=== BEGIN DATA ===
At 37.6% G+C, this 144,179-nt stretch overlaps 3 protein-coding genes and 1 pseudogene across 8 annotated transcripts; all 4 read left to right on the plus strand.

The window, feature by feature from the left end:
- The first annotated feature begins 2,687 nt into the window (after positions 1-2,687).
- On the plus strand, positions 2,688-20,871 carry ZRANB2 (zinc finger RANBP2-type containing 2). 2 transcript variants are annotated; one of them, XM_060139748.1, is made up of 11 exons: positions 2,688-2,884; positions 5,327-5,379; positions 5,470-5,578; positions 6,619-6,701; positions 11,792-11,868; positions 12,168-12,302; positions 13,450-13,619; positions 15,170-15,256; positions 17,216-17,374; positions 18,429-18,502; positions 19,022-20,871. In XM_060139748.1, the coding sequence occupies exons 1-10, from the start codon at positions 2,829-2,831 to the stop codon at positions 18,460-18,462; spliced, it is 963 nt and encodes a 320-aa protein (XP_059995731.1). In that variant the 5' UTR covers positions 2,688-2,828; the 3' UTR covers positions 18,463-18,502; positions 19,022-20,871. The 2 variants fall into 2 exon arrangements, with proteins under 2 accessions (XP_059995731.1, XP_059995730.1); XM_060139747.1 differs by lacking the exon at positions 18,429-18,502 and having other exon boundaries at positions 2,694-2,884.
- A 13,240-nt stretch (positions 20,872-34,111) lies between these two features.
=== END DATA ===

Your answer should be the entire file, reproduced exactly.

At 37.6% G+C, this 144,179-nt stretch overlaps 3 protein-coding genes and 1 pseudogene across 8 annotated transcripts; all 4 read left to right on the plus strand.

The window, feature by feature from the left end:
- The first annotated feature begins 2,687 nt into the window (after positions 1-2,687).
- On the plus strand, positions 2,688-20,871 carry ZRANB2 (zinc finger RANBP2-type containing 2). 2 transcript variants are annotated; one of them, XM_060139748.1, is made up of 11 exons: positions 2,688-2,884; positions 5,327-5,379; positions 5,470-5,578; positions 6,619-6,701; positions 11,792-11,868; positions 12,168-12,302; positions 13,450-13,619; positions 15,170-15,256; positions 17,216-17,374; positions 18,429-18,502; positions 19,022-20,871. In XM_060139748.1, the coding sequence occupies exons 1-10, from the start codon at positions 2,829-2,831 to the stop codon at positions 18,460-18,462; spliced, it is 963 nt and encodes a 320-aa protein (XP_059995731.1). In that variant the 5' UTR covers positions 2,688-2,828; the 3' UTR covers positions 18,463-18,502; positions 19,022-20,871. The 2 variants fall into 2 exon arrangements, with proteins under 2 accessions (XP_059995731.1, XP_059995730.1); XM_060139747.1 differs by lacking the exon at positions 18,429-18,502 and having other exon boundaries at positions 2,694-2,884.
- A 13,240-nt stretch (positions 20,872-34,111) lies between these two features.